And yet, truth be told, in the past week I’ve been feeling weary. Well yes, and weary. This cycle of growing daylight interrupts my sleep patterns. Finally, I’ve learned to keep my sleep mask under my pillow if not on my head. Several recent episodes of early morning insomnia in the past week, like right now, when I’ve been awake since two. Four hours sleep, and if I’m lucky, perhaps a couple more as the sun rises and the robins lullaby me into dreamtime.
“Things falling apart is a kind of testing and also a kind of healing. We think that the point is to pass the test or to overcome the problem, but the truth is that things don’t really get solved. They come together and they fall apart. Then they come together again and fall apart again. It’s just like that. The healing comes from letting there be room for all of this to happen: room for grief, for relief, for misery, for joy.”
Pema Chödrön, When Things Fall Apart, 1996
But this is different. Last week, I listened to the news that Alberta’s honey production has been seriously impacted by the loss of 50,000 hives and how would they be replaced given pandemic-imposed travel restrictions. This became another proverbial straw this time broke on the back of knowing each day more and more of the pandemic’s pervasive personal and global impacts and implications. Using as metaphor from one of those travel YouTube videos I’d been watching, I feel like I’m on a train travelling through a mountain tunnel. It’s dark as pitch, and while I trust there will be a light at the end, I have no idea how wide the mountain we burrowing through, how long before I see light, nor will I recognize anything once through and on the other side?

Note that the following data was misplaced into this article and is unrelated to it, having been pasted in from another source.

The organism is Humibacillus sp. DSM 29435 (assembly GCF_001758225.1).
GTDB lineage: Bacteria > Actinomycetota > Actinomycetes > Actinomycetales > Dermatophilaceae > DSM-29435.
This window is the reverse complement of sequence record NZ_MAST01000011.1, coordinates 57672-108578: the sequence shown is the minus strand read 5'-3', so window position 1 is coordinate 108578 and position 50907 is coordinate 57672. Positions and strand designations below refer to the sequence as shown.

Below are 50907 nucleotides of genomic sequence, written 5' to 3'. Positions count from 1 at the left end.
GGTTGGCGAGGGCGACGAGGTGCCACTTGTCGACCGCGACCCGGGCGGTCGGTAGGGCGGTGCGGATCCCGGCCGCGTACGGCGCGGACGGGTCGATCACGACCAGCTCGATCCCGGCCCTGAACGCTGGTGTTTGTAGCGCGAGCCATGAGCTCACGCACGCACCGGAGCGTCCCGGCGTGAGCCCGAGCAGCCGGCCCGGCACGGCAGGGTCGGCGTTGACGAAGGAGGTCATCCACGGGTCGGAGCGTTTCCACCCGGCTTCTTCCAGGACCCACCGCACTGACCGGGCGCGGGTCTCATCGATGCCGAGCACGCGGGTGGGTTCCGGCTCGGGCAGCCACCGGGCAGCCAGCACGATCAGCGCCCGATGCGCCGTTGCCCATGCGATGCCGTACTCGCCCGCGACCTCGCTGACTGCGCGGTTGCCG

“I am weary. Heavy with the weight of so much unknown so much unravelling, with each day’s turning into this new season of hope and rebirth. I am stretched with a tender tension, the holding of what is over, the hoping for what may come.“
Ever late to the party, last week I started walking Annie and listening to podcasts. I heard Krista Tippett from her OnBeing podcasts speak to the very real fatigue of virtually connecting. Calling it “zoomzaustion,” our heads and hearts feel good seeing and hearing each other on our devices, but our bodies miss the very real enlivening energy flow we give and get only when in the physical presence of others. These months of not being physically present with friends, unable to visit family are exacting a toll, even though I’m home in good loving company.